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Book Review
11
Demyansk
Demyansk 1942-43; The frozen fortress
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by: Rick Cooper [ CLOVIS899 ]


Originally published on:
Armorama

introduction

It can be argued with some conviction that the war on the Eastern front was the war during World War II. Any study, be it brief or detailed, can’t fail to note the incredible amounts of material and troops that were employed in the unrelenting struggle, nor the nearly inconceivably level of casualties that were generated on both sides of the front over the four years of conflict. The number of offensives, counter-offensives, sieges, encirclements, and defensive stands can boggle the mind. Some of these battles have for whatever reason become obscured over time and have not gathered the same popular following as some of their more famed counterparts such as the battles of Stalingrad, Leningrad, or Berlin.
To help rectify that situation Osprey Publishing has for several years been producing their “Campaign” series which provides a history of different campaigns that lies somewhere between the potted Wikipedia type histories and a full-blown historical treatise of the subject.
The most recent battle to be given the full Osprey treatment is the conflict in the Demyansk sector from late January 1942 until February 1943 by author Robert Forczyk and illustrator Peter Dennis. To provide my own potted history for those unclear as to what happened in this sector of the war as the German offensive of 1941 ground to a halt the Soviets prepared for a counteroffensive to drive the invaders out. This counteroffensive, which began in early 1942, created a salient around Demyansk that the Germans held on to with a tenacious defense. The Soviets were not able to completely eliminate the bulge until February of 1943. The events between these two chronological points provide the material for the book.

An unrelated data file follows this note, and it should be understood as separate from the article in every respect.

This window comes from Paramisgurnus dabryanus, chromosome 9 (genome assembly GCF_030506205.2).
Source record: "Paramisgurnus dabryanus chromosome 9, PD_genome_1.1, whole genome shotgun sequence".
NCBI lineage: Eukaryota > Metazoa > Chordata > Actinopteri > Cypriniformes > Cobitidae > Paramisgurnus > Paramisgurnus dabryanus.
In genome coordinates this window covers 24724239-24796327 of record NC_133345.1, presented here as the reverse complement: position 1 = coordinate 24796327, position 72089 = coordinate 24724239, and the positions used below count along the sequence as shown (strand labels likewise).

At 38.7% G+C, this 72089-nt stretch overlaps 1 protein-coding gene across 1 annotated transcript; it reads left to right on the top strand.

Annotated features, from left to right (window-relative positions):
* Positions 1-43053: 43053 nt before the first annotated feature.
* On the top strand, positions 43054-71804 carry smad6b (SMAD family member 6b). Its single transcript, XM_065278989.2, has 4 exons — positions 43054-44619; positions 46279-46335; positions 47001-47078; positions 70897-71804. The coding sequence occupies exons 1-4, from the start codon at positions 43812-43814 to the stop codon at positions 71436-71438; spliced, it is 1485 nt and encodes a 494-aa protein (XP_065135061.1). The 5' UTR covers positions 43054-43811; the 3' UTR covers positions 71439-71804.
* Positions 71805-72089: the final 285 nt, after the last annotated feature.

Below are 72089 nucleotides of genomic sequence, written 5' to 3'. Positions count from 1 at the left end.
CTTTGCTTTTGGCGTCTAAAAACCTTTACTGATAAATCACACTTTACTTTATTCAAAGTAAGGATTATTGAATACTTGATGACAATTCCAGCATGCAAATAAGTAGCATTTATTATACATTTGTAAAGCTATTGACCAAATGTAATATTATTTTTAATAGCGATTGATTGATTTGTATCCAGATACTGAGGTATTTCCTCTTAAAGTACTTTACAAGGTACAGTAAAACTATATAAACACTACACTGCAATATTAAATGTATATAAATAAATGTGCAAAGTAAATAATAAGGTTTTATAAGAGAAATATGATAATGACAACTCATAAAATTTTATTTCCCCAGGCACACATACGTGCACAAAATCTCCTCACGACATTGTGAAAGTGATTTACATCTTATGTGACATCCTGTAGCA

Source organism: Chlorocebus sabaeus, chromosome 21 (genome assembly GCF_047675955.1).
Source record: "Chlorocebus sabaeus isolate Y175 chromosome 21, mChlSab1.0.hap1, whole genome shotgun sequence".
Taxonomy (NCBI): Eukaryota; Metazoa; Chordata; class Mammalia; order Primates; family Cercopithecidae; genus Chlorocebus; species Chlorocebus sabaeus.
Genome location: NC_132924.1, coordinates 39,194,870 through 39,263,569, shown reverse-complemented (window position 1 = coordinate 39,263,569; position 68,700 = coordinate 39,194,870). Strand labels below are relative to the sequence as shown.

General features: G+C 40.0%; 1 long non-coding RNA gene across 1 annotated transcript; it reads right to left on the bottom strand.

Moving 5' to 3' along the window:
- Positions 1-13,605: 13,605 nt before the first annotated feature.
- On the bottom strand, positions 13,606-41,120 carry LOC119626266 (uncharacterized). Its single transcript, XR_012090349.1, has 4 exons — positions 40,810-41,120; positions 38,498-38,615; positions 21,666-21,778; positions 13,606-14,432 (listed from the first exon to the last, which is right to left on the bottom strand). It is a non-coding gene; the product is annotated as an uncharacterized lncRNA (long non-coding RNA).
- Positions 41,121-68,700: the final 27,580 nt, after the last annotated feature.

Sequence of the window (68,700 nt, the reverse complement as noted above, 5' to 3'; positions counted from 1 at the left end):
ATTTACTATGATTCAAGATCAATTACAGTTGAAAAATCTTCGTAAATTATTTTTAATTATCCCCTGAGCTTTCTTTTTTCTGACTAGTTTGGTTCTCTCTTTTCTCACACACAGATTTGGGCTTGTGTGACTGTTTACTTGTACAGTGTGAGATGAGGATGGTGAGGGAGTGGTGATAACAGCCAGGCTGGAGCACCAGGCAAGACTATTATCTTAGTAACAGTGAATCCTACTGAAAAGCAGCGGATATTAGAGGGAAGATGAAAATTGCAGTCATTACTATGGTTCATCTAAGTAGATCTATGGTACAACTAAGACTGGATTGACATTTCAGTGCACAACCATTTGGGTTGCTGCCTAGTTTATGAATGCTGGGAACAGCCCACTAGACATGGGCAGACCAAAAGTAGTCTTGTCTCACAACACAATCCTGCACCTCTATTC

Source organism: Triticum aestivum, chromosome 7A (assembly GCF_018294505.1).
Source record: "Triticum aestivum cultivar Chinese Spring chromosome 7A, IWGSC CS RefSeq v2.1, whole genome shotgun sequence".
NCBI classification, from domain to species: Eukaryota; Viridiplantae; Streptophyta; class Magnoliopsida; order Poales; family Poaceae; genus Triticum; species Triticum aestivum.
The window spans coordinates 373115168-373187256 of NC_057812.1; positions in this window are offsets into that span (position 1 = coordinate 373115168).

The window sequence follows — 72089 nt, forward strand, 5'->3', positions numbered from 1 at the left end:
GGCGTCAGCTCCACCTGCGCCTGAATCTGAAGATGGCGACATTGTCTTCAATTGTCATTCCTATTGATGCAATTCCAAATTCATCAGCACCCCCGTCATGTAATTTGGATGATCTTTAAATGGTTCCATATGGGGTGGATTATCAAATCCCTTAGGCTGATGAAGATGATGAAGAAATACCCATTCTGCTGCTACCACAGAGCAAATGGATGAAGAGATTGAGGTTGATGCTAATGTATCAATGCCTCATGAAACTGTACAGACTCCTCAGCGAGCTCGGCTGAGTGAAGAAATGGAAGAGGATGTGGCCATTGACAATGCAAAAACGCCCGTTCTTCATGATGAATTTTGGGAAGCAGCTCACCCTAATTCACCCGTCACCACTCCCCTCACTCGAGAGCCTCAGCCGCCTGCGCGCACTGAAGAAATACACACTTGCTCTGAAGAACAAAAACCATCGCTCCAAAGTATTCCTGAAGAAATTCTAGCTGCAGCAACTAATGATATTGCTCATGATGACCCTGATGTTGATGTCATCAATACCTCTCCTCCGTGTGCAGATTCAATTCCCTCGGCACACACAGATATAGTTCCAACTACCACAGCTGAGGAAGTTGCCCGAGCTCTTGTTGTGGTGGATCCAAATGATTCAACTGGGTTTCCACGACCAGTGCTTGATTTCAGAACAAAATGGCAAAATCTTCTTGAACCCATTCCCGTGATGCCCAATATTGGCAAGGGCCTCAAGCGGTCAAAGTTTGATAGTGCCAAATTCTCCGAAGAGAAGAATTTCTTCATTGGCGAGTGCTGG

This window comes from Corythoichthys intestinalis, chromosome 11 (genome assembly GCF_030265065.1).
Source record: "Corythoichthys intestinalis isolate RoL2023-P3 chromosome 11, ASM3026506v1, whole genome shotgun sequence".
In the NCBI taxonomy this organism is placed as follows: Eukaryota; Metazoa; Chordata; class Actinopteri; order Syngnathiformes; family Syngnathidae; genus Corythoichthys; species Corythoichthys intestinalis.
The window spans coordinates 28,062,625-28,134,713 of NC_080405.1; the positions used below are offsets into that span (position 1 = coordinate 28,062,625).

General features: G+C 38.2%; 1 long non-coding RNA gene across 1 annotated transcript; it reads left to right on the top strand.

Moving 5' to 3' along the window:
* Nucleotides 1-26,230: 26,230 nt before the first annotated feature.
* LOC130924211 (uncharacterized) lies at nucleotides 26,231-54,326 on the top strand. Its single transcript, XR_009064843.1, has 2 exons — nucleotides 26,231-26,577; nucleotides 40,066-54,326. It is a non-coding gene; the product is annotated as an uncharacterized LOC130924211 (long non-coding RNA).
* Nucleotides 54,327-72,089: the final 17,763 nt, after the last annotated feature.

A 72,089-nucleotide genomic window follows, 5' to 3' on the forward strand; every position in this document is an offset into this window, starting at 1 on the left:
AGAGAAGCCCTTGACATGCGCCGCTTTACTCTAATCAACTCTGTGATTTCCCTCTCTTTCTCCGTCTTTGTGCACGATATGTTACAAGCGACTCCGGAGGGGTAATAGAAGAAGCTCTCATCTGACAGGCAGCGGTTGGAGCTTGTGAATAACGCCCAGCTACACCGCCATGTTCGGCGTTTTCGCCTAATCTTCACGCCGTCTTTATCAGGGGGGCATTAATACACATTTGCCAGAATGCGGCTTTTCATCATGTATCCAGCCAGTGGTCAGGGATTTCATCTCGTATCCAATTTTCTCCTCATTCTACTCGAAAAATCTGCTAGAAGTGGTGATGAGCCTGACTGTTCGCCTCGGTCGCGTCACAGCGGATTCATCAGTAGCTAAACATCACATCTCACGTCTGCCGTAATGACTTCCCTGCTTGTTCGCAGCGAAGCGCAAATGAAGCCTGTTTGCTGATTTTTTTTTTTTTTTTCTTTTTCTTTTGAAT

Contents: Demyansk 1942-43; The frozen fortress, by Robert Forczyk is number 245 in the Campaign series from Osprey Publishing and the most recent to hit the shelves. The book is in the soft cover format that Osprey has used for the entire series with what seems to be a fairly standard 96 pages.
The contents of the book also follow the standard layout that Osprey seems to prefer; sections or chapters with the following headings:
Introduction
Chronology
Opposing Commanders
Opposing Forces
Opposing Plans
The Demyansk Campaign
Aftermath
The Battlefield Today
Further Reading
Index
Of these the bulk of the book is taken up with the ‘Demyansk Campaign’ chapter which is subdivided into seven sections that outline distinct periods of the battle such as the airlift operation in May and siege of Kholm (or Cholm if you prefer) to name but two.

illustrations

The book is peppered with a number of excellent photographs, full colour maps, and what Osprey terms battlescenes. By my count there are 6 full colour maps that do an excellent job of conveying the ebb and flow of the front as well as the movement of individual units on the front. In addition all but one the maps are keyed with a chronological legend that helps to further explain what was happening and when it occurred. The maps all use standard military symbols to depict each of the units involved. The one map which is a bit different provides supporting information in the airlift section and shows the location of different types of airbases and the distances involved.

In addition to the standard maps are three of what Osprey calls three-dimensional ‘birds-eye views’ which provide a more detailed view of a smaller part of the battlefield. I’m not sure that I agree with the 3-D thing, they are simply closer looks with the axes of the map slightly tilted with large blobs of color showing the location of various units rather than using the standard military symbols. Nevertheless, they do provide a slightly different view of a smaller piece of the conflict in a more colorful way.